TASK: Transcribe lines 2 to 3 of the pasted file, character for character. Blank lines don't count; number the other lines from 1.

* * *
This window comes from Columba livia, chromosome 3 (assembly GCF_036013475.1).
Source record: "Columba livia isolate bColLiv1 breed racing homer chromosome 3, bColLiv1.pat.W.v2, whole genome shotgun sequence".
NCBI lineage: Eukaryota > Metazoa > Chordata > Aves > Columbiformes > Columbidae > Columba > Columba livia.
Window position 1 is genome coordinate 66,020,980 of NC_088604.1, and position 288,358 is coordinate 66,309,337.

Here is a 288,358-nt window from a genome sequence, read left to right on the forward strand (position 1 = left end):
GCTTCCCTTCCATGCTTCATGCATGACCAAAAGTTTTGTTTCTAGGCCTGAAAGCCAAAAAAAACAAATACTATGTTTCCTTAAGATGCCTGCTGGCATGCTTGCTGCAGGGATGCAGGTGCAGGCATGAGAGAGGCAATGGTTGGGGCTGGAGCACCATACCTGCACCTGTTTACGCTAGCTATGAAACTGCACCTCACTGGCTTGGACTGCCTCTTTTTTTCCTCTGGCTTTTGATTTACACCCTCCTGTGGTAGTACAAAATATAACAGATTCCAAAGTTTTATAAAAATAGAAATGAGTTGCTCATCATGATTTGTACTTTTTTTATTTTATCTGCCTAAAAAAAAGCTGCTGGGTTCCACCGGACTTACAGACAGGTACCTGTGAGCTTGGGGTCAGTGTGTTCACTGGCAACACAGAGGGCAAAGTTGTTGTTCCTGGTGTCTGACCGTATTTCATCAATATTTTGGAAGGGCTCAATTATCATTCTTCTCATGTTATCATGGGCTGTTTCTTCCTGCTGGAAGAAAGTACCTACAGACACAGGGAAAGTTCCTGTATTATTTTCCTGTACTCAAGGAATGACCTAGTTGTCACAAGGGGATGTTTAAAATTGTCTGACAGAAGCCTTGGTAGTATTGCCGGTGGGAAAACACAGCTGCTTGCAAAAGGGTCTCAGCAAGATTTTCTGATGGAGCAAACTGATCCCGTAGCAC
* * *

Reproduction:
Source record: "Columba livia isolate bColLiv1 breed racing homer chromosome 3, bColLiv1.pat.W.v2, whole genome shotgun sequence".
NCBI lineage: Eukaryota > Metazoa > Chordata > Aves > Columbiformes > Columbidae > Columba > Columba livia.